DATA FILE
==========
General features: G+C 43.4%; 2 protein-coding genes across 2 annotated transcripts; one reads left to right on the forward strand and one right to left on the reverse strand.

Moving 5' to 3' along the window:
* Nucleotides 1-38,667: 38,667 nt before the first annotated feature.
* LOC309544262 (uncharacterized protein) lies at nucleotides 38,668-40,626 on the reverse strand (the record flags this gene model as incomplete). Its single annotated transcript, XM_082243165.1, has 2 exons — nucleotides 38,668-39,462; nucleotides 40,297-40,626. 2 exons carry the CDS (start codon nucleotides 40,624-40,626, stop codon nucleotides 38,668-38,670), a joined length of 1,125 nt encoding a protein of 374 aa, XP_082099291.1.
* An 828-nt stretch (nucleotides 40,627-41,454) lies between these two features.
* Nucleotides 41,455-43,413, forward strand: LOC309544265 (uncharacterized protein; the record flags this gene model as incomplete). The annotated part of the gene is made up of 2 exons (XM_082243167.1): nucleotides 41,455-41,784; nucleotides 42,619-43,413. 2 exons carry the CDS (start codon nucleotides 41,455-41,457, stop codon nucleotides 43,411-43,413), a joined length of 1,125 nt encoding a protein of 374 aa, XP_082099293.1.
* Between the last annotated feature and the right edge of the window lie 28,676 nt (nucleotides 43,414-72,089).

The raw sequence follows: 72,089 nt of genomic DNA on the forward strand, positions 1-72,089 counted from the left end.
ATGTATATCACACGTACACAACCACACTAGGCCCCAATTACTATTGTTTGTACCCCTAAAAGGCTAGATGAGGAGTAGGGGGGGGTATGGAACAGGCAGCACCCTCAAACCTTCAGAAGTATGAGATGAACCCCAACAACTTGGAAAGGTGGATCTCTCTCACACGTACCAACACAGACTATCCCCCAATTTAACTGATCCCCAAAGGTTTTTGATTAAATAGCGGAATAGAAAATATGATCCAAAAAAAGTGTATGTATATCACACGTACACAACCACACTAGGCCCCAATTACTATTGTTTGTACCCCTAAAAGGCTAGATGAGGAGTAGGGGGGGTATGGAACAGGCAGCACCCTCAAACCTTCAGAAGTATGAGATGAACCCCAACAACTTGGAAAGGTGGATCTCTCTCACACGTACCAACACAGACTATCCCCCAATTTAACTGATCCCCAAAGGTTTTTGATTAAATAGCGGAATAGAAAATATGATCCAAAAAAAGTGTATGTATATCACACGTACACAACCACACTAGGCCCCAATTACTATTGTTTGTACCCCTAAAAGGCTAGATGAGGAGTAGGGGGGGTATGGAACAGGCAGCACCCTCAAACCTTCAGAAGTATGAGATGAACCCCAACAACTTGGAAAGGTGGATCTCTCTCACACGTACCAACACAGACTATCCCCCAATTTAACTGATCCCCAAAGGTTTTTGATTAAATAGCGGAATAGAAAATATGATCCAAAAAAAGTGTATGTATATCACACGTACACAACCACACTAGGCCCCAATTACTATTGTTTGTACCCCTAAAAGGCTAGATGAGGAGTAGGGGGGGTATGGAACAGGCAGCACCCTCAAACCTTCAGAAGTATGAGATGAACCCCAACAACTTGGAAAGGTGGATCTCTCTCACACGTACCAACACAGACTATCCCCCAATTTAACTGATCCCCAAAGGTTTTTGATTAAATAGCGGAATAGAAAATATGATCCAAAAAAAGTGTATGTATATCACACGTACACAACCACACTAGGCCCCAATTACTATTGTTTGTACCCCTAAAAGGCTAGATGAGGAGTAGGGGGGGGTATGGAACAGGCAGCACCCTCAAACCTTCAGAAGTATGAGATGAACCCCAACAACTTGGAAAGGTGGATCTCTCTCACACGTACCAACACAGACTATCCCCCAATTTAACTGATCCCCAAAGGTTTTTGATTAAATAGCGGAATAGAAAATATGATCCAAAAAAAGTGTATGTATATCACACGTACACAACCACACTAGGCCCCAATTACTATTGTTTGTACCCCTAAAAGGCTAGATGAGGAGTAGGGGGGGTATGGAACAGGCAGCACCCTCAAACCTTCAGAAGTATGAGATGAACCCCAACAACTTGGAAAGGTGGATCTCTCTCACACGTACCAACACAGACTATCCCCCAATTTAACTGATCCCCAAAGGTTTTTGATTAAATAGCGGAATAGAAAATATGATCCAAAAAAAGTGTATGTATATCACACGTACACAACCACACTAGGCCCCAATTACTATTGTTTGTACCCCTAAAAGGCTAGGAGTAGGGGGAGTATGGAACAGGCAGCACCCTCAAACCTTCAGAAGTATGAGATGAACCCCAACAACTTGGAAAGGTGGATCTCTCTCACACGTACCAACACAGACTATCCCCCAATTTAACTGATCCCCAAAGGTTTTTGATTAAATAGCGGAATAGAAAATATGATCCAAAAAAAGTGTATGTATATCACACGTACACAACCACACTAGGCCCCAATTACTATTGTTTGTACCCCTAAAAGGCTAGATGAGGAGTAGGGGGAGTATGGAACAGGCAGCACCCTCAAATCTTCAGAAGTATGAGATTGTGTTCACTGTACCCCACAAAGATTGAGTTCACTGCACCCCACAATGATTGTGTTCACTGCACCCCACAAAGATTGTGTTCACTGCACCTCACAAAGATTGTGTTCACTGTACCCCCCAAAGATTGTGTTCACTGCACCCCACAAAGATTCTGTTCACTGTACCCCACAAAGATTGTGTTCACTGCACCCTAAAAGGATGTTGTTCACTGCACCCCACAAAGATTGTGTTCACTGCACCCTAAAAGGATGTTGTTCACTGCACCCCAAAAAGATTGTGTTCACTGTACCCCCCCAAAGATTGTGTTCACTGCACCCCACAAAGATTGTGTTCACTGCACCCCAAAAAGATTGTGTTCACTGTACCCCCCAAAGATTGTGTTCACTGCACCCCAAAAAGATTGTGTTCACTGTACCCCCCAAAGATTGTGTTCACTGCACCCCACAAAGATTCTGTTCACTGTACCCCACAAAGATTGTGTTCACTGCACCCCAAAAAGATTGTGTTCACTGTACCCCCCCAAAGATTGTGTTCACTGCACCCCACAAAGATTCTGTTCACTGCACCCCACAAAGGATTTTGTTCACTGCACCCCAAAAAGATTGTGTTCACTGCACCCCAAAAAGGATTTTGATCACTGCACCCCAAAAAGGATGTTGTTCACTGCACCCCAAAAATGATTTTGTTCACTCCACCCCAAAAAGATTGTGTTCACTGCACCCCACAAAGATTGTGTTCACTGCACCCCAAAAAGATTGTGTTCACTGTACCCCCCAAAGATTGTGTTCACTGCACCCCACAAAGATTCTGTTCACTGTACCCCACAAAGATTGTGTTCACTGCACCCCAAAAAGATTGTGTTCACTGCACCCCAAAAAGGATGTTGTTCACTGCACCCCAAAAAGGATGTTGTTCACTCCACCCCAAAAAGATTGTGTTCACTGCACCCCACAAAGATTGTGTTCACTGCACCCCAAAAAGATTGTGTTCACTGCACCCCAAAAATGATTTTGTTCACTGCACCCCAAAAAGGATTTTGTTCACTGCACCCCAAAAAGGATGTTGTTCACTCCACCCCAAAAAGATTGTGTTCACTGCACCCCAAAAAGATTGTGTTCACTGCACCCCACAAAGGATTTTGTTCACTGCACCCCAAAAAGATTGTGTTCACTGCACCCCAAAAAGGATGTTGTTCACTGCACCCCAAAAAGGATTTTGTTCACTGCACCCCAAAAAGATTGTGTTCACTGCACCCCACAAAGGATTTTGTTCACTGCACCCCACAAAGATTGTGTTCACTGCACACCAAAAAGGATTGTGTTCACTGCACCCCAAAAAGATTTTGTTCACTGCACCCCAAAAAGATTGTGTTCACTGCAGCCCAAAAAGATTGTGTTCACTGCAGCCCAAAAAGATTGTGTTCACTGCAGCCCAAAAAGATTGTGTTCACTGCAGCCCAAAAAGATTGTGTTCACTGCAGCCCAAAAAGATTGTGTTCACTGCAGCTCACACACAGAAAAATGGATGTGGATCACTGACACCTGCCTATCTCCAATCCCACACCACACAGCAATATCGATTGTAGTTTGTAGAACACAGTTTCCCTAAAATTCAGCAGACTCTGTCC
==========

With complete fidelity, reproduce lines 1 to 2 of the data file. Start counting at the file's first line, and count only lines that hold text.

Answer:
General features: G+C 43.4%; 2 protein-coding genes across 2 annotated transcripts; one reads left to right on the forward strand and one right to left on the reverse strand.

Moving 5' to 3' along the window: